YouTube Prevails In Battle With Content Creators Who Alleged Discrimination

A federal judge has thrown out a lawsuit by content creators who accused YouTube of restricting or de-monetizing videos based on racial identity and viewpoint.

In an 11-page decision issued Thursday, U.S. District Court Judge Vince Chhabria in the Northern District of California ruled that even if the allegations in the complaint were proven true, they wouldn't show that YouTube violated its community guidelines by discriminating based on race.

“The general idea that YouTube’s algorithm could discriminate based on race is certainly plausible. But the allegations in this particular lawsuit do not come close to suggesting that the plaintiffs have experienced such discrimination,” Chhabria wrote.

Chhabria previously dismissed other claims that YouTube violated the content creators' First Amendment rights on the grounds that only the government is bound by the First Amendment's prohibition against censorship.

The new ruling grows out of a lawsuit brought in 2020 by YouTube user Kimberly Carleste Newman and other content creators who alleged the video sharing service suppressed or de-monetized videos with titles like “black lives matter,” “racism,” and “white supremacy.”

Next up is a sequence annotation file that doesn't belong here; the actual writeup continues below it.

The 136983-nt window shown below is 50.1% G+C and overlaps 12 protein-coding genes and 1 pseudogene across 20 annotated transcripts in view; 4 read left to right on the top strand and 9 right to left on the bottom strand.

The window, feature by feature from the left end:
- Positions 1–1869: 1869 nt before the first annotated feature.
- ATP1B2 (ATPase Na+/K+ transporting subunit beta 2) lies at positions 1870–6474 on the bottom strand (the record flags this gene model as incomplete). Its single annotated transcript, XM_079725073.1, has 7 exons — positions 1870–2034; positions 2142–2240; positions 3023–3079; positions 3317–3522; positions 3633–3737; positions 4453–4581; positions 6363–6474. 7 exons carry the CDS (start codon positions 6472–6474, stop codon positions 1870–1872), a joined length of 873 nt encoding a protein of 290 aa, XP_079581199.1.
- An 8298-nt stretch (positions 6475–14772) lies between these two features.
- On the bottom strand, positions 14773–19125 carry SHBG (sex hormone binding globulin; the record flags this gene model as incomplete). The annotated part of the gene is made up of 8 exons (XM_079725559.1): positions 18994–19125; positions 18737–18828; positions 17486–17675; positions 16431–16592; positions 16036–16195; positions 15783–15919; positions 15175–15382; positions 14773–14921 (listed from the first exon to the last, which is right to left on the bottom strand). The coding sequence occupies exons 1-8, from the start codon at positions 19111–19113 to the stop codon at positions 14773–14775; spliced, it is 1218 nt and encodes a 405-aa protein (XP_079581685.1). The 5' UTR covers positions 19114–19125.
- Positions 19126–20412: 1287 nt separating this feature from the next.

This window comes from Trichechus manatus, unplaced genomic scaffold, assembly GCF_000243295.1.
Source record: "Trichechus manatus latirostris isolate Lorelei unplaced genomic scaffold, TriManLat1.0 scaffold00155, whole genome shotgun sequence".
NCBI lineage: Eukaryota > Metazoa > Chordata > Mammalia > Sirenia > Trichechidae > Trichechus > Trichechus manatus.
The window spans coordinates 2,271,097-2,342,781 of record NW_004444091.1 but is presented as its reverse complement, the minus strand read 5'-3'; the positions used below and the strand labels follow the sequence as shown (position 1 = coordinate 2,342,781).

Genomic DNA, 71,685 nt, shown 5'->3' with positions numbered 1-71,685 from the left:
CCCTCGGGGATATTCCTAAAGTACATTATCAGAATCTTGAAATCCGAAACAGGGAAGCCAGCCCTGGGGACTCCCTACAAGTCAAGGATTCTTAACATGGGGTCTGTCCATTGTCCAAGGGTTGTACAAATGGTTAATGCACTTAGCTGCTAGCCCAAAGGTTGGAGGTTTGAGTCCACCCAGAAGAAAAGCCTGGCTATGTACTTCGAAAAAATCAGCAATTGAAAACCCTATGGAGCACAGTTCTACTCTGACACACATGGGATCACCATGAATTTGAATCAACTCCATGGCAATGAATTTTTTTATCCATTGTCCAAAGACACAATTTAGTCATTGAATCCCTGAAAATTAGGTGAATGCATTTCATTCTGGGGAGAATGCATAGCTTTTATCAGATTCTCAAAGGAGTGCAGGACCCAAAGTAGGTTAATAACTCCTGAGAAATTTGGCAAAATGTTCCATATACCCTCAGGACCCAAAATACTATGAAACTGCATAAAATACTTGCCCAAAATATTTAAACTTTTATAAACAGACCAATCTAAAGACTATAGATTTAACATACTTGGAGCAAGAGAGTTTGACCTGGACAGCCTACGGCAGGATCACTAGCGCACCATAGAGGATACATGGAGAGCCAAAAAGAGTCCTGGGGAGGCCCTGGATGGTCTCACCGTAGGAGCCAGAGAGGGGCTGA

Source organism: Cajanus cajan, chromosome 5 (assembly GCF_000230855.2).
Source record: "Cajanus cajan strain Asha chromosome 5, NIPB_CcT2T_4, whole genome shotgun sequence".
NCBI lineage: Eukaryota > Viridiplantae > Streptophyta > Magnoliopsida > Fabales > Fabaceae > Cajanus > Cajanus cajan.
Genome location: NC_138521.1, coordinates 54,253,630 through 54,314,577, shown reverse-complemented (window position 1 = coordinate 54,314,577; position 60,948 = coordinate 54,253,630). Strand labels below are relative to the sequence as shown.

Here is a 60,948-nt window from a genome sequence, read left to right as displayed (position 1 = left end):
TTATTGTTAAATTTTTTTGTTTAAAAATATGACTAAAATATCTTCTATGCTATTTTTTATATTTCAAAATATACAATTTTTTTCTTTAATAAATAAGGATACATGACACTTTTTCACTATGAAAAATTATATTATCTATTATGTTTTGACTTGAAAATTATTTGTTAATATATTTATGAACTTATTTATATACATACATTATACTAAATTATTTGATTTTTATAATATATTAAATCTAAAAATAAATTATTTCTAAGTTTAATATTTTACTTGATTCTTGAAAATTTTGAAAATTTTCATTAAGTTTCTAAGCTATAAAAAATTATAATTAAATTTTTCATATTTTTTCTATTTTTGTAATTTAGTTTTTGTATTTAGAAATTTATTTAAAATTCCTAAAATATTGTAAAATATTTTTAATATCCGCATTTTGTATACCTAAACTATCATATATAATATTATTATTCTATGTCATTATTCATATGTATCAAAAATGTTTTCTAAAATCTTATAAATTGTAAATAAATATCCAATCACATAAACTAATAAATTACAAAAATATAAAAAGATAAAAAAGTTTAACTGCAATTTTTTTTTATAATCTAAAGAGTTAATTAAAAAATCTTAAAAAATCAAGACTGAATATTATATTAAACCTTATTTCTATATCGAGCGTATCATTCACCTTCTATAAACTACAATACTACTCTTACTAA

Newman and the others alleged in their initial complaint that the company uses artificial intelligence, algorithms and other filtering tools “to limit or prevent revenue generation from videos based on racial identity or viewpoint.”

They later amended their complaint to allege that a Google employee admitted at a September 14, 2017 meeting that YouTube's algorithm “discriminated against certain groups, including LGBTQ+, African American, and other users of color or vulnerable minorities.”

Google denied that an employee made that admission.

Chhabria said in Thursday's ruling that the allegations regarding the 2017 meeting “are not meaningless,” but added that they were “vague as to what exactly was said.”

He also said the alleged admissions “do not directly concern any of the plaintiffs or their videos.”

The dismissal was with prejudice, meaning the users can't amend their claims and bring them again.

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